The Right Fit: SEL and Technology#Technology
by Erin WerraRead time:
Both do involve a great deal of fluid, rapid change, but beyond that, a number of dichotomies start to emerge. Technology is solid, easy to measure, and widely accepted as being useful. SEL gets a lot of theoretical buy-in, then ends up stumping leaders who try to measure its abstract impact. Still, the Aspen Institute’s research on SEL in schools notes the “lack of consistency doesn’t mean that social and emotional competence is ‘soft, immeasurable, irrelevant, or faddish.’” Further, they note the critical importance of addressing SEL in schools as well as in students’ homes, given the sheer amount of time students spend at school interacting with peers and educators.
We can agree the impact of technology is usually easier to observe than the impact of SEL, though both are important. With that in mind, let's explore how technology can help leaders implement strong SEL initiatives in schools.
MeasurementA primary function of technology is to measure the occurrence of learning and report data. When it comes to student data, if it matters, you should measure it. Data Quality Campaign studied how to achieve the most effective SEL measurement possible. Their evidence produced the “3Ms Test.” SEL competencies measured must be:
- Meaningful: Predictive of student outcomes
- Measurable: Valid assessments can produce reliable data
- Malleable: Skills can be taught or developed in school
Skills assessments aren’t the only tech-friendly method of gathering data. Documenting productive struggle using digital methods goes hand-in-hand with building grit and resilience. Although we know simply praising effort works to develop a growth mindset in younger children, once they’ve grown up a little, the strategy begins to fall flat.
New research shows praising teens’ effort may actually backfire. Adolescents have figured out effort means work, and they react accordingly. Instead of pushing effort, teachers instead used technology to document the process teens take when completing assignments or projects. They also suggested group reflection to identify areas of struggle and strength, since peer learning is important at this stage in development.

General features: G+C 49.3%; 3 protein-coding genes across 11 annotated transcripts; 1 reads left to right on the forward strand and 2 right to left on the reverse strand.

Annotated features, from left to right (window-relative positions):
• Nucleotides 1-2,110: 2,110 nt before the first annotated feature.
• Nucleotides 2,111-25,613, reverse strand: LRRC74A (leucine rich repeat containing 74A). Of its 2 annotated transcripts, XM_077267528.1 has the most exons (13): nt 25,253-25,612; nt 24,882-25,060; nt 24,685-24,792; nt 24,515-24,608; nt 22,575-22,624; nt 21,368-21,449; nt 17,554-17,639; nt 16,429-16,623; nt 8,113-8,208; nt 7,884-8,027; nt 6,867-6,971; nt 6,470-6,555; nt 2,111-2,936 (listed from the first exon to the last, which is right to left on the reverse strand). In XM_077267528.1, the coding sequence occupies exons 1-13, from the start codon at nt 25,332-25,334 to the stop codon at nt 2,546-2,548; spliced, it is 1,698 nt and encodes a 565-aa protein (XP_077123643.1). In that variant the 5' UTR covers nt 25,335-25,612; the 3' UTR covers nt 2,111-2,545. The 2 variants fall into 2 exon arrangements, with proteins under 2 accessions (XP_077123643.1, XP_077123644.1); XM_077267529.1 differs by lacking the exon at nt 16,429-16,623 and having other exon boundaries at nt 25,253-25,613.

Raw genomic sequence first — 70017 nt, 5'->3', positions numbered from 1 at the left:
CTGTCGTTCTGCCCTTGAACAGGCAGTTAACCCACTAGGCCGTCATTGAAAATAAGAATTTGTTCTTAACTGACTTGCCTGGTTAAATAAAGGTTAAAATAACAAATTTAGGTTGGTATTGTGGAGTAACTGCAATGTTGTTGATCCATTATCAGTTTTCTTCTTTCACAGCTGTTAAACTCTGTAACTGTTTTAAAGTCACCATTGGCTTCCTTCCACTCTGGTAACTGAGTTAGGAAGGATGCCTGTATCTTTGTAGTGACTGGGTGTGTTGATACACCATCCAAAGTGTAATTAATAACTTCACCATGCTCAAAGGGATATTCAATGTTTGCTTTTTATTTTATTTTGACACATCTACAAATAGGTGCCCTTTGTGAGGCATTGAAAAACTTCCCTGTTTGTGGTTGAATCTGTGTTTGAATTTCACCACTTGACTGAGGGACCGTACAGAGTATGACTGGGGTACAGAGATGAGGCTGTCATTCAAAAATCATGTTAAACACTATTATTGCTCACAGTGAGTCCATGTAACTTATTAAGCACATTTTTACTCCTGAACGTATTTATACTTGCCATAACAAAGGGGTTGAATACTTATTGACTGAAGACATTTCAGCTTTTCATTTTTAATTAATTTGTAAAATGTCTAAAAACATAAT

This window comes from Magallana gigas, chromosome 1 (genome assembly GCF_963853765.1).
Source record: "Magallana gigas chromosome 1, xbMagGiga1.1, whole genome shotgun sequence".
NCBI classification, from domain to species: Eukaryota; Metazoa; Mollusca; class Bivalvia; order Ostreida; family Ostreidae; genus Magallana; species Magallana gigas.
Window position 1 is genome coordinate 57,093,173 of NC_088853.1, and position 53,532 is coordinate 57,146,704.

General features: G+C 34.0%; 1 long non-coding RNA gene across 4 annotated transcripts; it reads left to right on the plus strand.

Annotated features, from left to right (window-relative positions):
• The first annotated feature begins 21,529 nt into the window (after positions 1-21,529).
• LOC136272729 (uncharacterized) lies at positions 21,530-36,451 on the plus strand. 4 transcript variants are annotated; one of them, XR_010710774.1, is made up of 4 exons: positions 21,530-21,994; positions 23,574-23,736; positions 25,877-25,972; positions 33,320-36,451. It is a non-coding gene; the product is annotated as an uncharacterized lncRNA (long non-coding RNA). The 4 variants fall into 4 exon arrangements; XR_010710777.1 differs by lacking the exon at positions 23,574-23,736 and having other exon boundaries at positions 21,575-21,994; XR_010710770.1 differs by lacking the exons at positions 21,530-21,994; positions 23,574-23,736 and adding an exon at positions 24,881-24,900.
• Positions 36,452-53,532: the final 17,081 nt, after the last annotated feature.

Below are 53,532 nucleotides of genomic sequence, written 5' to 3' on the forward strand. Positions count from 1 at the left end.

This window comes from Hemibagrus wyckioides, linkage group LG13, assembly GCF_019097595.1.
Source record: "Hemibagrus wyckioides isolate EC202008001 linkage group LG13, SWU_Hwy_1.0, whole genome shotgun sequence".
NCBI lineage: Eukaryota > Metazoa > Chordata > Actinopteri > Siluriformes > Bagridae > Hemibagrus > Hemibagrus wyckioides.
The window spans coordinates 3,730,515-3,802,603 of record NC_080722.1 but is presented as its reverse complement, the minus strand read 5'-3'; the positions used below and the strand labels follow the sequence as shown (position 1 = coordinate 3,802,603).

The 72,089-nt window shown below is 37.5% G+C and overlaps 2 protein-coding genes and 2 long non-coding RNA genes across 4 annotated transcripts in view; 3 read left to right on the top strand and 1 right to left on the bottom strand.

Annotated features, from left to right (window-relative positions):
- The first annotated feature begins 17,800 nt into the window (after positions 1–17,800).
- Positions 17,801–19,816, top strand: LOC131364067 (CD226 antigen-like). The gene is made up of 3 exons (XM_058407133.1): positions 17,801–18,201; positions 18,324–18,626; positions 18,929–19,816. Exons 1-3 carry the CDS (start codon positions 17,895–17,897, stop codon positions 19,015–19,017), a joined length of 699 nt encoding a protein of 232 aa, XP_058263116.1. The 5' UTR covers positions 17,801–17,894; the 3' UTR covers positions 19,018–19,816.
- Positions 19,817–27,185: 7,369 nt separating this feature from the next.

Technology stretches the possibilities and increases the accuracy of measurement in so many capacities—it’s no surprise schools are embracing new methods to capture and report SEL data.
Along with expanding measurement strategies, technology solutions provide specialized support and help teachers personalize learning by adjusting the content, learning style, or pace of SEL instruction.
For certain populations of students with special needs, using technology to practice SEL skills proves helpful because it provides a more comfortable environment to practice—though researchers are careful to note it doesn’t completely replace real-life interaction. Using technology to complete self-directed projects gives everyone, but especially at-risk students, an opportunity to take ownership and make choices about their learning.
Many schools are incorporating digital citizenship components of SEL to translate those skills to online platforms, including positive interactions on social media. Just as students practice empathy, resilience, and productive struggle IRL, they benefit from learning to practice kindness in the digital world. One tech-centered strategy is to introduce students to other kids in different parts of the world using video conferences—actually seeing and interacting with faraway students helps build empathy and cultural intelligence.
Hardware on the horizonSEL technology is expanding and is no longer limited to software. Parents are even experimenting with robot companions for their children. MIT researcher Sherry Turkle warns against leaning too heavily on these types of empathy simulators. As with many things in life, simulated connection isn’t up to par with actual human interaction. Plus, humans already have a tendency to overestimate the capabilities of artificial intelligence—one of the major concerns about emerging self-driving cars. Just as driverless cars are a long way from mainstream, there are no robots capable of supporting true emotional connection.
Another forthcoming hardware option: wearable SEL tech. A few are commercially available (though none are widely used quite yet). Plans include biometric sensors capable of tracking physical responses aligned to stress and emotion, creating the potential for “minute-by-minute” records of an individual’s emotional state. Theoretically, this data would be used to build self-awareness, manage emotion, and increase empathy. Even the youngest students have wearable tech options, tracking such as exposure to sunlight and words heard to foster literacy and social skills for early learners.
Tech and SEL: Natural companionsSEL’s connection to technology goes beyond assessment and measurement, and it’s more than just downloading an app or two. Give structure to students’ SEL development by fully exploring the capabilities of technology to quantify and enhance learning alongside actual human interaction.
And if you really want to go all out, adopt a classroom robot.
Follow-up resource: What to measureYou have the right technology, but what on Earth are you supposed to measure? Get started with 5 Ways to Track SEL Efforts.
|Erin Werra Putting the T in SEL